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Helena M Paterson, Frank E Pollick; Perceptual consequences when combining form and biological motion. Journal of Vision 2003;3(9):786. doi: 10.1167/3.9.786.
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© ARVO (1962-2015); The Authors (2016-present)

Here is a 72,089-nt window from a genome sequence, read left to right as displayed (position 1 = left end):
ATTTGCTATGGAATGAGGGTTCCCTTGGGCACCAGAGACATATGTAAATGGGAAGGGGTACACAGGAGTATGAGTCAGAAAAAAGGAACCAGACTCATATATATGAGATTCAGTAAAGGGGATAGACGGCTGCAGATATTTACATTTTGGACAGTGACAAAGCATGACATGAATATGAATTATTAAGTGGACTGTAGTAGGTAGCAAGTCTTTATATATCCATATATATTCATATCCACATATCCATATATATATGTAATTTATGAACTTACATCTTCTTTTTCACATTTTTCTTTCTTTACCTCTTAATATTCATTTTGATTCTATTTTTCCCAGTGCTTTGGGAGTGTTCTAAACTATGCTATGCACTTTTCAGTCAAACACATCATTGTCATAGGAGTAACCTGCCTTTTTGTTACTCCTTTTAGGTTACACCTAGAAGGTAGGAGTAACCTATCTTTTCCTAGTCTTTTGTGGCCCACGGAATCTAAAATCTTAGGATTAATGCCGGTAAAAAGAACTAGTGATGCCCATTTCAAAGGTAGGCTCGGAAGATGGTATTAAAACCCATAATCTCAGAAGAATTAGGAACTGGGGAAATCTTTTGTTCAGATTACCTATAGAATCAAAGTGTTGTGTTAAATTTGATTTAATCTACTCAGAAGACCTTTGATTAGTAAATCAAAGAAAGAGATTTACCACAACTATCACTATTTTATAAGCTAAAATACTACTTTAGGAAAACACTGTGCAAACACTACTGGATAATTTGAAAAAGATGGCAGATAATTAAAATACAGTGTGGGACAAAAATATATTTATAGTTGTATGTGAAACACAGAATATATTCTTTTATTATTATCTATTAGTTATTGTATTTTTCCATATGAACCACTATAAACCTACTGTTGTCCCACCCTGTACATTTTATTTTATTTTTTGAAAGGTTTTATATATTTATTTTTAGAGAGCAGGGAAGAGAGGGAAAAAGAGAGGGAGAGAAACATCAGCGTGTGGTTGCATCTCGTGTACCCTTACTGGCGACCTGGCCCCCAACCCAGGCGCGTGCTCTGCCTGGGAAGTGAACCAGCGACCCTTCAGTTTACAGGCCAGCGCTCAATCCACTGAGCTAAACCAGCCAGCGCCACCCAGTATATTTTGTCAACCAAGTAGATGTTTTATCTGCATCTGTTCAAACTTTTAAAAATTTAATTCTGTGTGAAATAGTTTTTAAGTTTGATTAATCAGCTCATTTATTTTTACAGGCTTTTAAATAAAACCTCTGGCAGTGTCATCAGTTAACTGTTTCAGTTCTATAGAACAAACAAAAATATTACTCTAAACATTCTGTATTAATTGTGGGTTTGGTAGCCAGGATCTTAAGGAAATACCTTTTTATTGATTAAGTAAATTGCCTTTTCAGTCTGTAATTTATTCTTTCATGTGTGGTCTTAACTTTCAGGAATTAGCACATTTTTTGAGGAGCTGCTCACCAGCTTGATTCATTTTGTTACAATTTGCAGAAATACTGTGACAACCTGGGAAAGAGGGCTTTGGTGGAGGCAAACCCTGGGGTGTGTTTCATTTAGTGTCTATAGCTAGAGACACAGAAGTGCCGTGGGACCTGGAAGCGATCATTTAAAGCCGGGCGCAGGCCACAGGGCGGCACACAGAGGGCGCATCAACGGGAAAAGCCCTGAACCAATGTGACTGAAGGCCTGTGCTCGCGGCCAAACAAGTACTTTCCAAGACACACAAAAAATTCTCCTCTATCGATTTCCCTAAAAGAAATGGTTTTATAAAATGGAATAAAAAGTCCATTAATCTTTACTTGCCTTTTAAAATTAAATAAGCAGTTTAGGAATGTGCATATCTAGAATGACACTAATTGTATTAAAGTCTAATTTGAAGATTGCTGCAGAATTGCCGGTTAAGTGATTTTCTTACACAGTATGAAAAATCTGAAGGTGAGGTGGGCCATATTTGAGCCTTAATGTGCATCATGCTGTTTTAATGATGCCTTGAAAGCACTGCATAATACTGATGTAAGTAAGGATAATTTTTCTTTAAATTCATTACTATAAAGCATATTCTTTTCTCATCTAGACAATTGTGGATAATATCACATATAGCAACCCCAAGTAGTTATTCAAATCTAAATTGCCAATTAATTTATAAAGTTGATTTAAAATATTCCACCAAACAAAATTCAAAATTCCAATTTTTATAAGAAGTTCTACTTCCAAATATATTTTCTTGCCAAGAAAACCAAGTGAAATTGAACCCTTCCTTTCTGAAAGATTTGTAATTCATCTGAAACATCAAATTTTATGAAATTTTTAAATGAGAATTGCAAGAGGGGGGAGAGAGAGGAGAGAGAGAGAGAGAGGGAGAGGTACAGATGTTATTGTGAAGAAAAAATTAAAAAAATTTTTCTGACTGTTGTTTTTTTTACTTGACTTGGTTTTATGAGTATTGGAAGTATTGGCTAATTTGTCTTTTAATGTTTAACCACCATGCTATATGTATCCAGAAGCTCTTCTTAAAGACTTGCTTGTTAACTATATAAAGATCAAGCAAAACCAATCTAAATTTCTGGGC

When presenting human derived stimuli, it is often the case that motion and form are investigated separately. As a consequence, it has rarely been possible to systematically study the interaction of form and motion in person perception. We present a possible solution to this problem for investigating perception of biological motion. Modern computer animation techniques were used to generate hierarchical humanoid models that, driven by digitally captured human movement and in two experiments we explored the interaction of form and motion. Firstly we combined affective human movement with static facial expressions in order to assess the contribution of facial expression and motion to perception of angry, sad and happy emotion. The results of this experiment suggested that although faces dominated the perception of emotion under normal conditions, it is movement that modulated the intensity of emotion. However, in cases where facial expression presented a low salient signal, movement dominated perception in the angry condition. The second experiment was motivated by findings in biological motion that suggests perturbation of phasic relationships amongst limbs have consequences in the perception of form. We used human movement motion capture data to investigate the phase relationships in limbs — for instance the relationship between wrist, elbow and shoulder. We found that in general there is a short phase shift amongst limb parts and used this to perturb the human movement in both point-light displays and dynamic humanoid models. We will discuss the consequences of sensitivity to phase noise for point-light displays compared with the causally connected hierarchical model. The findings from both experiments show that for high-level perception, there are multifaceted perceptual consequences of combining form and motion, suggesting the different integration of the two types of information.
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